* Adults aged 30-39 are most likely to have a tattoo (38%) compared to both those younger (30% of those 25-29 and 22% of those 18-24) and older (27% of those 40-49, 11% of those 50-64 and just 5% of those 65 and older).

*Women are slightly more likely than men, for the first time since this question was first asked, to have a tattoo (now 23% versus 19%).

And here's where it gets sexy:

*Among those with a tattoo, most have never regretted getting a tattoo (86%) and three in ten say it makes them feel more sexy (30%). [Woohoo!]  One-quarter say having a tattoo makes them feel rebellious (25%), 21% say both it makes them feel attractive or strong, 16% say it makes them feel spiritual and fewer say it makes them feel more healthy (9%), intelligent (8%) or athletic (5%).


And here's where it gets nasty:

While so many of us feel beautiful and sexy in our tattoos, it seems that many polled don't share this feeling. At least two in five say that people with tattoos are less attractive (45%) or sexy (39%). Not that we care really, but there are some numbers worth mentioning, particularly because certain stereotypes that still exist could potentially affect things like employment or admission to the country club.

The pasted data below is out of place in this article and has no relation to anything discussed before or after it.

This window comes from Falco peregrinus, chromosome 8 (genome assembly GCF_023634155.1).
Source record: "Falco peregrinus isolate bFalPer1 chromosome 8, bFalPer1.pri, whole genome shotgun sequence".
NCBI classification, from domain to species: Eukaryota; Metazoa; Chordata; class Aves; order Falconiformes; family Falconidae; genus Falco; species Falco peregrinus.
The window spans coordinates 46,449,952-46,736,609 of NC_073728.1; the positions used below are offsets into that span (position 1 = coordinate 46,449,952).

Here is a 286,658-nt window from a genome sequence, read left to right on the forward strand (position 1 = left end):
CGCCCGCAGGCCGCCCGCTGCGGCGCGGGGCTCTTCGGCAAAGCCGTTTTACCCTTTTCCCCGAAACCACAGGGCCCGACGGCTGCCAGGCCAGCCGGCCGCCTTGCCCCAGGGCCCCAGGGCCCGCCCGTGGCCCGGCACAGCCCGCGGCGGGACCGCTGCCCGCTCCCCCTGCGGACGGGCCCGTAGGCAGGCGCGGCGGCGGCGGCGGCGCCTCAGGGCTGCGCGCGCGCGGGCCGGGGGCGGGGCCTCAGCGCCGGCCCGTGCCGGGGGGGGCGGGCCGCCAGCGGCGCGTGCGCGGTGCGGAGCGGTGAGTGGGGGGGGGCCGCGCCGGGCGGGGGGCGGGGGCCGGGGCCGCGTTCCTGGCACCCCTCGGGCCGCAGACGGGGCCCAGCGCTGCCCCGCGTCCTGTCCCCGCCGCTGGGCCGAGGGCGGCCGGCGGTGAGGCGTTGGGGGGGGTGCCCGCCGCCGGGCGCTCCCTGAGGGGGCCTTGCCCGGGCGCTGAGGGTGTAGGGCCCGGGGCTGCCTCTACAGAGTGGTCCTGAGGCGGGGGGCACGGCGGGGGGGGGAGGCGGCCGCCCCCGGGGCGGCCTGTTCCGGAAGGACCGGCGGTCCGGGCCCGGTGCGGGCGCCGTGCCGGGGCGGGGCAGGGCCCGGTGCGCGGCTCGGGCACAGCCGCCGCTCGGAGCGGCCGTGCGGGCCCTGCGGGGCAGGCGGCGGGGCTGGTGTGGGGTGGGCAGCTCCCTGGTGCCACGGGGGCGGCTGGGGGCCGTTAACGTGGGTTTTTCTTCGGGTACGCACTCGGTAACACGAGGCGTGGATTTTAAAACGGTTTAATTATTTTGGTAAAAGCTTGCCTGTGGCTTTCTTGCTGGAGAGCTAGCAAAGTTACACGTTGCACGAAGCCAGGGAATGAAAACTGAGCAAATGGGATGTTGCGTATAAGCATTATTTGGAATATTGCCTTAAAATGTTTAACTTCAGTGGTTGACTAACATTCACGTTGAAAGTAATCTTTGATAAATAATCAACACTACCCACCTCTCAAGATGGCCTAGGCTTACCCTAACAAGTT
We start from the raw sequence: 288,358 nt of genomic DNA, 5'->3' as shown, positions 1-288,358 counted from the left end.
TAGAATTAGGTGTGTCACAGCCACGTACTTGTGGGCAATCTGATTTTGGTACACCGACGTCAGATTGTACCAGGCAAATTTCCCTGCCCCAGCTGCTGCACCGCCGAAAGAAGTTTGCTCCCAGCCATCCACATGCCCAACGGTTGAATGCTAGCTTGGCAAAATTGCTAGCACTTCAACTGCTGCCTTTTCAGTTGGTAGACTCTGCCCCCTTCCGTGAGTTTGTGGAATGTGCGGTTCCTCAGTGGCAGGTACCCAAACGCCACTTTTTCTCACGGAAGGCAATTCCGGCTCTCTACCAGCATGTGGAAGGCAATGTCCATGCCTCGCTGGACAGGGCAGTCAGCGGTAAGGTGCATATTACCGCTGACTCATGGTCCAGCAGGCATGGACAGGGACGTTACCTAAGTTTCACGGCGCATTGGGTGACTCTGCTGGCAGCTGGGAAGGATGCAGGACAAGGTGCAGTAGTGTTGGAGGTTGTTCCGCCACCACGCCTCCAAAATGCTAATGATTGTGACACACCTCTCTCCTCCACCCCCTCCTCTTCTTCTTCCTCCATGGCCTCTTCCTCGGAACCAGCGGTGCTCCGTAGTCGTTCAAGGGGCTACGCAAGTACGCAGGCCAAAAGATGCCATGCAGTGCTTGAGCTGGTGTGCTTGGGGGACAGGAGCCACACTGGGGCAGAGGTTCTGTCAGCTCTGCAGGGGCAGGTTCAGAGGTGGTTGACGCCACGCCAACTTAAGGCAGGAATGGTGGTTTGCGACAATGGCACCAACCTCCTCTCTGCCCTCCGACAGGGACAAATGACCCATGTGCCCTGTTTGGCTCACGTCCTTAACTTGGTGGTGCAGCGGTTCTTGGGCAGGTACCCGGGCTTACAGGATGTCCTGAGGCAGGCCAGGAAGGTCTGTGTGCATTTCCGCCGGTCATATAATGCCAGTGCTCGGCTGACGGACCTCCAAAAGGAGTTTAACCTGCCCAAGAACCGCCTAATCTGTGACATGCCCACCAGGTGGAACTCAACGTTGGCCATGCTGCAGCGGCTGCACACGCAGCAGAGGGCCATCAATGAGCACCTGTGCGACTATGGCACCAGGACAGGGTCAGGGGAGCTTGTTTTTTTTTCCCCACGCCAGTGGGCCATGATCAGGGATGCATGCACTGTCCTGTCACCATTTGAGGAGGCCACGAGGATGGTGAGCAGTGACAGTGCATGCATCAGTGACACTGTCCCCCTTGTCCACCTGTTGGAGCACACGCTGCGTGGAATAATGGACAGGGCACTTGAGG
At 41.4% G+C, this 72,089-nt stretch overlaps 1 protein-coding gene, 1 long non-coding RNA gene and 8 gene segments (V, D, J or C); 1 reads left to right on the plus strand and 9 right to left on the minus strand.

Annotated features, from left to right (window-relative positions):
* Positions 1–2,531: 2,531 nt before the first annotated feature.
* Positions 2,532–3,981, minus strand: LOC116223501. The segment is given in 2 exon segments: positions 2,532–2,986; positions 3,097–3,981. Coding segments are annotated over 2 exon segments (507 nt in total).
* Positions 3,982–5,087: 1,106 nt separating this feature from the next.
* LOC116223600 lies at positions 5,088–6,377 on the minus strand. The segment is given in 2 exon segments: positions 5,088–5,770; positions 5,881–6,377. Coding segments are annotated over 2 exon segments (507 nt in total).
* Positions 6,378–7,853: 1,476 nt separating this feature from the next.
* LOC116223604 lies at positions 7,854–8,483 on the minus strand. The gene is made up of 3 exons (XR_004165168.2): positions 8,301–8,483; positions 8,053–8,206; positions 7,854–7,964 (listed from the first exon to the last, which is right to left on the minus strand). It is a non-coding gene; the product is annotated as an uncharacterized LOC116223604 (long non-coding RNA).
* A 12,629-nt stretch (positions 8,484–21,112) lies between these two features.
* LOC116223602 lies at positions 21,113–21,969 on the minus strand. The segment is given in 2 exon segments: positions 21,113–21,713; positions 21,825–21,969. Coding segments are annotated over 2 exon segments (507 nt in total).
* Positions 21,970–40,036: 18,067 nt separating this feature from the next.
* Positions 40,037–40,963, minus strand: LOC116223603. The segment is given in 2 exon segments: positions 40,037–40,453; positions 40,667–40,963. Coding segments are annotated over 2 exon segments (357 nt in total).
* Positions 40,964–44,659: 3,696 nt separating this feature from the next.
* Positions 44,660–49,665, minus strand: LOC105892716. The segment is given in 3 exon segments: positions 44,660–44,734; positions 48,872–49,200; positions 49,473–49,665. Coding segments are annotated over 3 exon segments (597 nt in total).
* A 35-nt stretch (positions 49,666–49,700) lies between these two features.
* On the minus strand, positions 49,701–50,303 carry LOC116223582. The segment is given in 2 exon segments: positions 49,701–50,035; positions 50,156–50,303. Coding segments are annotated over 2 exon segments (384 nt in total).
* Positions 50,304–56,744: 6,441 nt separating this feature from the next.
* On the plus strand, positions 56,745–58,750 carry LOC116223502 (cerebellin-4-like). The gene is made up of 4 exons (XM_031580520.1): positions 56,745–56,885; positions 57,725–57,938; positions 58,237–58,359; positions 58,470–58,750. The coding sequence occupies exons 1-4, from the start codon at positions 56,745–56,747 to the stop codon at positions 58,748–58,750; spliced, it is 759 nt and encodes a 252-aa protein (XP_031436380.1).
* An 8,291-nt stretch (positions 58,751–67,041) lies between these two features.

* One-quarter say that people with tattoos are less intelligent (27%), healthy (25%) or spiritual (25%).

*
Half of those without a tattoo say people with tattoos are more rebellious (50%).

I'm so rebellious, I'm writing this post pantsless.


See all the stats and charts here. There's also a PDF download of the survey.

I would have loved it if they asked poll takers whether the Ink shows, celebrities, merch and other elements of tattoos in pop culture affected their choices. Also curious about how people describe their collections; for example, whether they consider themselves "heavily" tattooed.